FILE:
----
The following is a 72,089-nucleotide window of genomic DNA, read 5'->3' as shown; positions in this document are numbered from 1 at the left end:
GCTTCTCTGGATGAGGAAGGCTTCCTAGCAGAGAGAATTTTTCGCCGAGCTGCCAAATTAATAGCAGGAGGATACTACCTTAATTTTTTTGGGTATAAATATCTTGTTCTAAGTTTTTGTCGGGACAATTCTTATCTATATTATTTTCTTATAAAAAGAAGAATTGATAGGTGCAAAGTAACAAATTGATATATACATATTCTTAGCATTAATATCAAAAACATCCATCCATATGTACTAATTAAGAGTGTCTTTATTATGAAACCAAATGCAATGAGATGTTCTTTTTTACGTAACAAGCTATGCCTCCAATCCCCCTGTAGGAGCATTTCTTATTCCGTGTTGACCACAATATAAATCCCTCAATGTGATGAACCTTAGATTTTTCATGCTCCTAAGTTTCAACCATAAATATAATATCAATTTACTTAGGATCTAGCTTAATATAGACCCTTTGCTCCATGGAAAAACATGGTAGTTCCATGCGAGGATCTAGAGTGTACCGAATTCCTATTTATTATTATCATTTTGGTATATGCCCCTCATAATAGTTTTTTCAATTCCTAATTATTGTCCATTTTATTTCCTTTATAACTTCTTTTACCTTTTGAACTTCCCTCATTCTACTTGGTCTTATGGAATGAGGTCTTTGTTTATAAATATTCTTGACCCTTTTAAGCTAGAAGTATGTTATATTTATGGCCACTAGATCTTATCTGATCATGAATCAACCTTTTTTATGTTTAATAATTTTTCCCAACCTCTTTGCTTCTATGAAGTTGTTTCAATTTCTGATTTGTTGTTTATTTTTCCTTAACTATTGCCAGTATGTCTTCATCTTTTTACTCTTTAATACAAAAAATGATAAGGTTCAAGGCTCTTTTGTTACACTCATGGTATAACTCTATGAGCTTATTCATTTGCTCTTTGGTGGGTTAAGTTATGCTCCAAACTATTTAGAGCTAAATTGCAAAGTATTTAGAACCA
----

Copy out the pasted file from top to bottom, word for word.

The following is a 72,089-nucleotide window of genomic DNA, read 5'->3' as shown; positions in this document are numbered from 1 at the left end:
GCTTCTCTGGATGAGGAAGGCTTCCTAGCAGAGAGAATTTTTCGCCGAGCTGCCAAATTAATAGCAGGAGGATACTACCTTAATTTTTTTGGGTATAAATATCTTGTTCTAAGTTTTTGTCGGGACAATTCTTATCTATATTATTTTCTTATAAAAAGAAGAATTGATAGGTGCAAAGTAACAAATTGATATATACATATTCTTAGCATTAATATCAAAAACATCCATCCATATGTACTAATTAAGAGTGTCTTTATTATGAAACCAAATGCAATGAGATGTTCTTTTTTACGTAACAAGCTATGCCTCCAATCCCCCTGTAGGAGCATTTCTTATTCCGTGTTGACCACAATATAAATCCCTCAATGTGATGAACCTTAGATTTTTCATGCTCCTAAGTTTCAACCATAAATATAATATCAATTTACTTAGGATCTAGCTTAATATAGACCCTTTGCTCCATGGAAAAACATGGTAGTTCCATGCGAGGATCTAGAGTGTACCGAATTCCTATTTATTATTATCATTTTGGTATATGCCCCTCATAATAGTTTTTTCAATTCCTAATTATTGTCCATTTTATTTCCTTTATAACTTCTTTTACCTTTTGAACTTCCCTCATTCTACTTGGTCTTATGGAATGAGGTCTTTGTTTATAAATATTCTTGACCCTTTTAAGCTAGAAGTATGTTATATTTATGGCCACTAGATCTTATCTGATCATGAATCAACCTTTTTTATGTTTAATAATTTTTCCCAACCTCTTTGCTTCTATGAAGTTGTTTCAATTTCTGATTTGTTGTTTATTTTTCCTTAACTATTGCCAGTATGTCTTCATCTTTTTACTCTTTAATACAAAAAATGATAAGGTTCAAGGCTCTTTTGTTACACTCATGGTATAACTCTATGAGCTTATTCATTTGCTCTTTGGTGGGTTAAGTTATGCTCCAAACTATTTAGAGCTAAATTGCAAAGTATTTAGAACCA